Confusing Waters

Oct. 2, 2023
A Supreme Court ruling leaves room for ambiguity

By Jon Straw

What happens when there may be a “significant nexus” between “adjacent” and/or “relatively permanent” “Waters of the United States” (WOTUS)?

Answer: Confusion, uncertainty, ambiguity, great consternation, and litigation leading to an opinion by the highest court in the land.

It is not often that the U.S. Supreme Court (USSC) decides something impacting the construction industry, so I could not resist writing about this one: Sackett v. EPA, No. 21-454. The Supreme Court’s opinion is long and full of history, as most USSC opinions are, but this column attempts to share the most important parts.

In 2004, the Sackett’s were (and may still be) owners of a residential property in Idaho. They were backfilling the lot with dirt to prepare for building a house when the Environmental Protection Agency (EPA) informed them that their property included wetlands, and the backfilling operation violated the Clean Water Act (CWA) because it was occurring near a ditch that fed into a nearby creek.

The CWA prohibits discharging pollutants into WOTUS. The EPA decided the ditch and nearby creek were part of the WOTUS and ordered the owners to restore the site or pay fines of over $40,000 per day.

At that time, the EPA interpreted WOTUS to include “[a]ll . . . waters” that “could affect interstate or foreign commerce,” and “[w]etlands adjacent” to WOTUS. “Adjacent” meant not just “bordering” or “contiguous, but also neighboring.” Even the non-navigable creek that fed into a lake nearby the owner’s property was a WOTUS entirely within Idaho that the EPA deemed traditionally navigable.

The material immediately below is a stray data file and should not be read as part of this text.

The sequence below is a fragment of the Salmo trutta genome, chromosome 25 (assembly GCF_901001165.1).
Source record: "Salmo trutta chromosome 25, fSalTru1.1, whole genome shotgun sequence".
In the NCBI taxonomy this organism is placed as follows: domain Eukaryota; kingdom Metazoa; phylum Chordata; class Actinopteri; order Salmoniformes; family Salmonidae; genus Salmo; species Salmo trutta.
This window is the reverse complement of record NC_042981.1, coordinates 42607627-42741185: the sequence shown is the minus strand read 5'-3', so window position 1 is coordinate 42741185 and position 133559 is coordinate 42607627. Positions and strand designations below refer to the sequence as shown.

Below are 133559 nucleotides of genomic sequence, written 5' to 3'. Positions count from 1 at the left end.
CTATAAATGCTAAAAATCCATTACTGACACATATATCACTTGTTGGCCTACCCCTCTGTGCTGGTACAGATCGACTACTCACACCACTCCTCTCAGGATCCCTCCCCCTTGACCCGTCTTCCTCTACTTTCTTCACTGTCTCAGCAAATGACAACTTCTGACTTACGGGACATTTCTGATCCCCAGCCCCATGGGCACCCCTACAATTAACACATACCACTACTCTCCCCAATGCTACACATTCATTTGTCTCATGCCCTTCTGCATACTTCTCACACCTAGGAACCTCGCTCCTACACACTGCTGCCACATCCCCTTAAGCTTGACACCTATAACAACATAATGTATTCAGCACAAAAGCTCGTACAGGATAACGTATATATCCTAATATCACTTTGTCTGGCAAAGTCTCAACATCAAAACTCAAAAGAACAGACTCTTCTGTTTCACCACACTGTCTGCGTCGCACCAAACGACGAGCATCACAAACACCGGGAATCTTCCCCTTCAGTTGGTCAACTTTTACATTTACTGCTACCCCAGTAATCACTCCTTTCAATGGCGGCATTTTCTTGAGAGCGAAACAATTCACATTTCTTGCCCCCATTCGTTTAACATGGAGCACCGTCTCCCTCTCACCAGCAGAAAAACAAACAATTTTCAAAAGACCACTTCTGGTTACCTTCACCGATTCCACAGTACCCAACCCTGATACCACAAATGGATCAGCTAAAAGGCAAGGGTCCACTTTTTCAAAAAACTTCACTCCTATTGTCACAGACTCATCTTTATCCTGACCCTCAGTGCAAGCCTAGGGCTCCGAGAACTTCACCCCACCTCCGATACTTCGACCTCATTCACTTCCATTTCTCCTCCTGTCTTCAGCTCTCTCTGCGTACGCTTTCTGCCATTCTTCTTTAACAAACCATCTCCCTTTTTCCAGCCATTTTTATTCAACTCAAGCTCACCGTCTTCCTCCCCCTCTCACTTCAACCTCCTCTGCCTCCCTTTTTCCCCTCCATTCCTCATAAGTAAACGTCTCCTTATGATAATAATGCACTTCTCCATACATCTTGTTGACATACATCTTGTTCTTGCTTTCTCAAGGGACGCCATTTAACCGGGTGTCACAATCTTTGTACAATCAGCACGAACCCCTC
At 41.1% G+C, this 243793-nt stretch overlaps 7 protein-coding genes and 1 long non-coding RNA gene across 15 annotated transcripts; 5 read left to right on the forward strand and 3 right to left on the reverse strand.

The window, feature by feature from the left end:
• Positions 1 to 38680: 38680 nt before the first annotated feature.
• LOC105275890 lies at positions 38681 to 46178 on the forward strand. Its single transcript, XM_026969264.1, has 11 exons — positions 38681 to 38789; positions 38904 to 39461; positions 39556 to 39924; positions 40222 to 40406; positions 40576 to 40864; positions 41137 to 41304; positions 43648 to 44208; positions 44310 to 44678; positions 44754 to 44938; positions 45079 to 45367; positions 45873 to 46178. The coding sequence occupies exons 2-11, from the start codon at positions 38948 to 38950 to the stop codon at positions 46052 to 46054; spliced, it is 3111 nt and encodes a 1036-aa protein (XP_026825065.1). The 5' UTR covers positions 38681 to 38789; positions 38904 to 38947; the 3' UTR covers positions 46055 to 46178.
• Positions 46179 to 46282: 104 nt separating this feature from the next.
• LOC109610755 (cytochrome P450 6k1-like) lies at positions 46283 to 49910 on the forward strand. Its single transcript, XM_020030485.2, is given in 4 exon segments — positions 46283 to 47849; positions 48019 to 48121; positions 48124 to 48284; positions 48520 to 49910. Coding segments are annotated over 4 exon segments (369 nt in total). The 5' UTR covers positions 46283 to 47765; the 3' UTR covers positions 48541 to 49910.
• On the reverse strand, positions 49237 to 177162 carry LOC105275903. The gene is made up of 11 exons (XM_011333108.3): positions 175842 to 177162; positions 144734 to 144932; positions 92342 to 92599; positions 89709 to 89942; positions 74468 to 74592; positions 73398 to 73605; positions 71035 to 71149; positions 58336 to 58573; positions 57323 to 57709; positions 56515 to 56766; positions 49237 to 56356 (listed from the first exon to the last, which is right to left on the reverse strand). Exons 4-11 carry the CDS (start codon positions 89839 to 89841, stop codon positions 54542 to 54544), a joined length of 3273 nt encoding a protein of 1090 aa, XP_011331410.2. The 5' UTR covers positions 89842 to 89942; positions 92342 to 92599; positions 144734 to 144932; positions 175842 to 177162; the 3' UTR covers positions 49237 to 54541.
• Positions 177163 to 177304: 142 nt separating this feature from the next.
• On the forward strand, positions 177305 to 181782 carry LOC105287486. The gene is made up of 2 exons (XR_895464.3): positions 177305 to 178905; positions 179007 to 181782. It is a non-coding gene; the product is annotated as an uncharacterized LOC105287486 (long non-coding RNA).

Taken to its logical extreme, permits could be required for roadside ditches or even puddles that are regularly wet.

On May 25, the USSC decided the EPA exceeded its authority. In its decision, the USSC stated that “the CWA extends only to those ‘wetlands with a continuous surface connection to bodies that are ‘waters of the United States’ in their own right,’ so that they are indistinguishable from those waters.”

The USSC further stated, the term “waters” in the CWA means only “geographic[al] features that are described in ordinary parlance as ‘streams, oceans, rivers, and lakes’” and to adjacent wetlands that are “indistinguishable” from those bodies of water due to a continuous surface connection. 

Despite this ruling, the USSC also said, “[t]he meaning of [WOTUS] under the EPA’s interpretation remains ‘hopelessly indeterminate.’”

The USSC did not eviscerate the CWA. The Supreme Court acknowledged the CWA (since its enactment in 1972) has done much good to clean-up “formerly fetid bodies of water.” Indeed, the “CWA is a potent weapon.”

Negligent discharge of pollutants can result in criminal penalties including imprisonment. Civil penalties can be “crushing consequences” for negligent acts and worse for willful violations.

On September 8, the EPA and U.S. Army Corps of Engineers published a new version of the rule that narrows the scope of WOTUS and attempts to address some of the USSC’s findings of uncertainty in the old rule.

Nevertheless, the latest rule still includes several ambiguities.

WOTUS now includes traditional navigable waters, territorial seas, interstate waters, tributaries of such waters that are “relatively permanent,” standing or continuously flowing bodies of water, wetlands having a continuous surface connection to WOTUS, and intrastate lakes, ponds, streams, or wetlands that are “relatively permanent,” standing or continuously flowing bodies of water with a continuous surface connection to navigable waters, territorial seas, or interstate waters.

Additional bodies of water may still be regulated by state authorities, but this is the new boundary for federal regulation.  The term “adjacent” now means “a continuous surface connection.”

However, this latest version of the rule does not define “relatively permanent,” which will still require a case-by-case determination by the local Army Corps district. Recordings from EPA and Army Corps informational presentations about the latest rule revisions will be posted to the EPA’s website at R&B

About the Author

Jon Straw

Jon Straw is a partner with Kraftson Caudle, PLC, a law firm in McLean, Va., specializing in heavy-highway and transportation construction. Straw can be contacted via e-mail at [email protected].

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